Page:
Tomorrow I'm giving a lecture about color -- specifically, I'm talking to designers about how to create color palettes. The talk is more concerned with aesthetics (i.e. what color combinations are striking) than tools (i.e. how to pick colors in Photoshop). But there will be some tools talk. Since there are many designers here, I'd love to know all your color-related tips. As the Xmas season is coming, I am sharing one of my own tips inside...
Here's my tip: I like complementary colors. Complementary colors are color "opposites," by which I mean they lie on opposite sides of the color wheel from each other. As you can see from the wheel here
, cyan is the opposite of red. Using these opposites together, in the same design, can often lead to striking effects. The trouble is, if you have a base color, how do you find its complement (more precisely than eyeballing it on a color wheel)? Here's how I do it in Photoshop:
1) Pick your base color (the color for which you want to find a complement) with the eyedropper tool, so that the color is loaded into the foreground-color chip. Or just pick any color you want to be the base.
2) Click on the background-color chip. The color-chooser dialogue will appear. Leave the dialogue open, but roll your mouse outside of it and you'll see the eyedropper cursor again. Click it on the foreground color clip (that you set to the base color in step one). Now your background color will be the same as your foreground color.
3) In the dialogue, look at the Hue number. If it's LESS THAN 180, add 180 to it and type the resulting number into the Hue field. If it's GREATER THAN 180, subtract 180 from it and type the result into the Hue field.
Example 1: Hue = 20. (Less than 180.)
20 + 180 = 200.
So type 200 into the Hue field.
Example 2: Hue = 210. (Greater than 180.)
210 - 180 = 30.
So type 20 into the Hue field.
Click Ok to close the dialogue. Now the colors in the foreground and background chips are complements.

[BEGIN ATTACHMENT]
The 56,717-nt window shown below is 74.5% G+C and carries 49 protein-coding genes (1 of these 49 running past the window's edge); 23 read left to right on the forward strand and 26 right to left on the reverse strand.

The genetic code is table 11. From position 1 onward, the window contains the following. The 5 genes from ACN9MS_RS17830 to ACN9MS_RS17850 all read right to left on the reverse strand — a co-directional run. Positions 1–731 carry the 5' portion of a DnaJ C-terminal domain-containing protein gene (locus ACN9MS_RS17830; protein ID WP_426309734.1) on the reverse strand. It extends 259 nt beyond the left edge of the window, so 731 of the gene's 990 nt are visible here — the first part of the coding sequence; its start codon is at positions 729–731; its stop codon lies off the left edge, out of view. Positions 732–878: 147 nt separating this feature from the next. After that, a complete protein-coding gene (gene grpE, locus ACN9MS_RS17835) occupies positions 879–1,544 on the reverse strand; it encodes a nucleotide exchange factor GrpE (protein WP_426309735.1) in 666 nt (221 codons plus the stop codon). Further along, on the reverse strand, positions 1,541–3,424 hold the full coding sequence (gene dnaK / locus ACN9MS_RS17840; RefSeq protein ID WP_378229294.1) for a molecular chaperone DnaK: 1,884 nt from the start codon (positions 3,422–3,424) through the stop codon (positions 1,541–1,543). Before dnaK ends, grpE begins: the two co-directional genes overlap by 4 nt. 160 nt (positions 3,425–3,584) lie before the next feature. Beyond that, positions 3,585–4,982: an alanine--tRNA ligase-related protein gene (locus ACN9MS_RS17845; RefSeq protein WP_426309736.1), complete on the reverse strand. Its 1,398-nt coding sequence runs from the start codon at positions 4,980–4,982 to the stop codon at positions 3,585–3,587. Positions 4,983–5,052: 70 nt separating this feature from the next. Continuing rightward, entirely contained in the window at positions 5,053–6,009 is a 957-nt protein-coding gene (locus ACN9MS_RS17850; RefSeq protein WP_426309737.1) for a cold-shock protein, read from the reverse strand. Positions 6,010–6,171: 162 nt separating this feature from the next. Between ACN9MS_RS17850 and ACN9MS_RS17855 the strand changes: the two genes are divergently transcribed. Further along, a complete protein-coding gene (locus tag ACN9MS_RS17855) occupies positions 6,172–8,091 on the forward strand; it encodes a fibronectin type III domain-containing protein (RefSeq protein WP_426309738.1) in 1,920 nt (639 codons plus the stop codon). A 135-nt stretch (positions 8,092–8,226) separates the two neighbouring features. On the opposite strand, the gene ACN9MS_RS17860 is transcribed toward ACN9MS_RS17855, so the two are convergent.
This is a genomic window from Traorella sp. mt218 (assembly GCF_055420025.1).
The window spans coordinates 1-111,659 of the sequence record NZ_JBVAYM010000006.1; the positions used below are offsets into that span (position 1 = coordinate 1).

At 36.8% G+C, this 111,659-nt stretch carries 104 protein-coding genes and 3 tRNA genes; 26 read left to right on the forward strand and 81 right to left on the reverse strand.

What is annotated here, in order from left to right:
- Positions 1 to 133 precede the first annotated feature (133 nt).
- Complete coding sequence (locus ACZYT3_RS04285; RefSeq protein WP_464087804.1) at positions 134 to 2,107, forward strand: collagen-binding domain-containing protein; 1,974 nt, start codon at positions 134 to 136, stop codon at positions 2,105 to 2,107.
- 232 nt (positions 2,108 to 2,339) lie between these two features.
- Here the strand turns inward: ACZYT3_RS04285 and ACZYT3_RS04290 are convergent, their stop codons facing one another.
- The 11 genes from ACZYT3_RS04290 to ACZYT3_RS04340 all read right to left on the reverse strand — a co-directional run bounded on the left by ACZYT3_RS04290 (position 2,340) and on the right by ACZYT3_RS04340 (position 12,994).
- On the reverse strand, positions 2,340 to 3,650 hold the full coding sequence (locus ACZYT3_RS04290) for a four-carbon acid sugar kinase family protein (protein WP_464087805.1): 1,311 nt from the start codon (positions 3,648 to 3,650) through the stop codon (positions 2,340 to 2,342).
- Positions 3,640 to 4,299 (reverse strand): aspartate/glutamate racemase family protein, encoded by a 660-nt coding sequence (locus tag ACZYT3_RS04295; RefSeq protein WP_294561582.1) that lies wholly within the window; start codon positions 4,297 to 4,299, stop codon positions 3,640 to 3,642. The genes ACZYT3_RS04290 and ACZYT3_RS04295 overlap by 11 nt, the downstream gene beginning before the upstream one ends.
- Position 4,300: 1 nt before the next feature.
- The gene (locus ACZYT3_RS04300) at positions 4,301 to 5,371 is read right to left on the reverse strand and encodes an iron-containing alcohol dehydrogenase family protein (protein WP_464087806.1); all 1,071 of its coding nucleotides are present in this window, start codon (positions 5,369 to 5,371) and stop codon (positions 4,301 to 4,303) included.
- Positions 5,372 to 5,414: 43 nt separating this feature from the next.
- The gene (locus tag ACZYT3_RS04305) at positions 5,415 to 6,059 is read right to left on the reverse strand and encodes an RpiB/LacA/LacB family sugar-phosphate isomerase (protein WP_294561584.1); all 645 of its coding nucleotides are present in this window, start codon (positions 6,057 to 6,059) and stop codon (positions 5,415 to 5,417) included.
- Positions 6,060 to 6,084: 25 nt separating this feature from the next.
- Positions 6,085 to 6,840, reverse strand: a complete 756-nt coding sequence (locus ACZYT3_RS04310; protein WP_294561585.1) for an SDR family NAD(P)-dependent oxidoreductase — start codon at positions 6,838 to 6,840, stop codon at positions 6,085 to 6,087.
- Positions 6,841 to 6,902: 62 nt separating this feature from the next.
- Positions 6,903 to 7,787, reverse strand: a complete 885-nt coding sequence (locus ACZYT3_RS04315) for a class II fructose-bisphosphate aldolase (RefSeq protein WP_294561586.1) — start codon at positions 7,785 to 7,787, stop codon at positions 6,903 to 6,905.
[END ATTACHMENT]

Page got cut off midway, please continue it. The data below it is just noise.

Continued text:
Note: This step works because Hue is a degree (of the color's position around the color wheel). The complement, being at the opposite end of the color wheel, is 180 degrees away from the base color. You can get 180 degrees away by either adding (moving clockwise around the wheel) or subtracting (moving counter-clockwise) 180 from the original number. But you must make sure that the result isn't greater than 360 or less than zero. This is why you must add or subtract, depending on the degree of the base color.
4) Select the gradient tool and the option to make a gradient using your foreground and background colors. Drag a linear gradient across your document. You can prove that this is a gradient between two complements, because complement-gradients always meet in the middle at 50% gray. Eyedropper the middle and check that it's 50% gray.
5) The middle area of the gradient (the third of it that's to either side of that 50% gray part) is generally the best part to find good colors. At the extreme ends, the colors are unmixed. But nearing the middle, you'll see all sorts of interesting mixtures of the two original colors.
6) Save this document and whenever you need to find another complement, just open it and apply the Hue/Saturation effect to it. In Hue/Sat, drag the Hue slider. This will rotate the gradient around the color wheel, showing you tons of cool complements.